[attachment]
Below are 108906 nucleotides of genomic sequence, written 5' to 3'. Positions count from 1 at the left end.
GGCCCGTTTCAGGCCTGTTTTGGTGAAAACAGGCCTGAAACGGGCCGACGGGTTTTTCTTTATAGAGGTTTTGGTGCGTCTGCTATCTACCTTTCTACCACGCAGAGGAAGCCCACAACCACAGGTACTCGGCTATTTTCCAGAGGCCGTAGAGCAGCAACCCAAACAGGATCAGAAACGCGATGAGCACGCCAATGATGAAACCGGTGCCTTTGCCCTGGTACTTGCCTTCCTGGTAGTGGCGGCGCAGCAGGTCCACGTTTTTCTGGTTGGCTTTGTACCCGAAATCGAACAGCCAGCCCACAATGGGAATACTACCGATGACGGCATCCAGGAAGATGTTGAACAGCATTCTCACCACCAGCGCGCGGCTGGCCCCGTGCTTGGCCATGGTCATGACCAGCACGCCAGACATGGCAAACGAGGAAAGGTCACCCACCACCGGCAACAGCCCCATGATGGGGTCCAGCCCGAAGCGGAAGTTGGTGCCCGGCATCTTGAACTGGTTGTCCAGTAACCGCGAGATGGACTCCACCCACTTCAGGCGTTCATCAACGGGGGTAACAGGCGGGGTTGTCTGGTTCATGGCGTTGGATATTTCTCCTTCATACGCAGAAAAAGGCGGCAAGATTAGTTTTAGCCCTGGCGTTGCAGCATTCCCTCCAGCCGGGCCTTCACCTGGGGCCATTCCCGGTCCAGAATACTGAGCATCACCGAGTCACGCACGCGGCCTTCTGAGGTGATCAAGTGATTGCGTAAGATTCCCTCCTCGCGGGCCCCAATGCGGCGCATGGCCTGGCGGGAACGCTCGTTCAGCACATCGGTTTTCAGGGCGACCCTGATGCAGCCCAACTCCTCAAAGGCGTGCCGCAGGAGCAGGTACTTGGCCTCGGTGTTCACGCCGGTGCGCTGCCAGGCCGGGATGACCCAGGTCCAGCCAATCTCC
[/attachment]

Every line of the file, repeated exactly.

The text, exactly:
Below are 108906 nucleotides of genomic sequence, written 5' to 3'. Positions count from 1 at the left end.
GGCCCGTTTCAGGCCTGTTTTGGTGAAAACAGGCCTGAAACGGGCCGACGGGTTTTTCTTTATAGAGGTTTTGGTGCGTCTGCTATCTACCTTTCTACCACGCAGAGGAAGCCCACAACCACAGGTACTCGGCTATTTTCCAGAGGCCGTAGAGCAGCAACCCAAACAGGATCAGAAACGCGATGAGCACGCCAATGATGAAACCGGTGCCTTTGCCCTGGTACTTGCCTTCCTGGTAGTGGCGGCGCAGCAGGTCCACGTTTTTCTGGTTGGCTTTGTACCCGAAATCGAACAGCCAGCCCACAATGGGAATACTACCGATGACGGCATCCAGGAAGATGTTGAACAGCATTCTCACCACCAGCGCGCGGCTGGCCCCGTGCTTGGCCATGGTCATGACCAGCACGCCAGACATGGCAAACGAGGAAAGGTCACCCACCACCGGCAACAGCCCCATGATGGGGTCCAGCCCGAAGCGGAAGTTGGTGCCCGGCATCTTGAACTGGTTGTCCAGTAACCGCGAGATGGACTCCACCCACTTCAGGCGTTCATCAACGGGGGTAACAGGCGGGGTTGTCTGGTTCATGGCGTTGGATATTTCTCCTTCATACGCAGAAAAAGGCGGCAAGATTAGTTTTAGCCCTGGCGTTGCAGCATTCCCTCCAGCCGGGCCTTCACCTGGGGCCATTCCCGGTCCAGAATACTGAGCATCACCGAGTCACGCACGCGGCCTTCTGAGGTGATCAAGTGATTGCGTAAGATTCCCTCCTCGCGGGCCCCAATGCGGCGCATGGCCTGGCGGGAACGCTCGTTCAGCACATCGGTTTTCAGGGCGACCCTGATGCAGCCCAACTCCTCAAAGGCGTGCCGCAGGAGCAGGTACTTGGCCTCGGTGTTCACGCCGGTGCGCTGCCAGGCCGGGATGACCCAGGTCCAGCCAATCTCC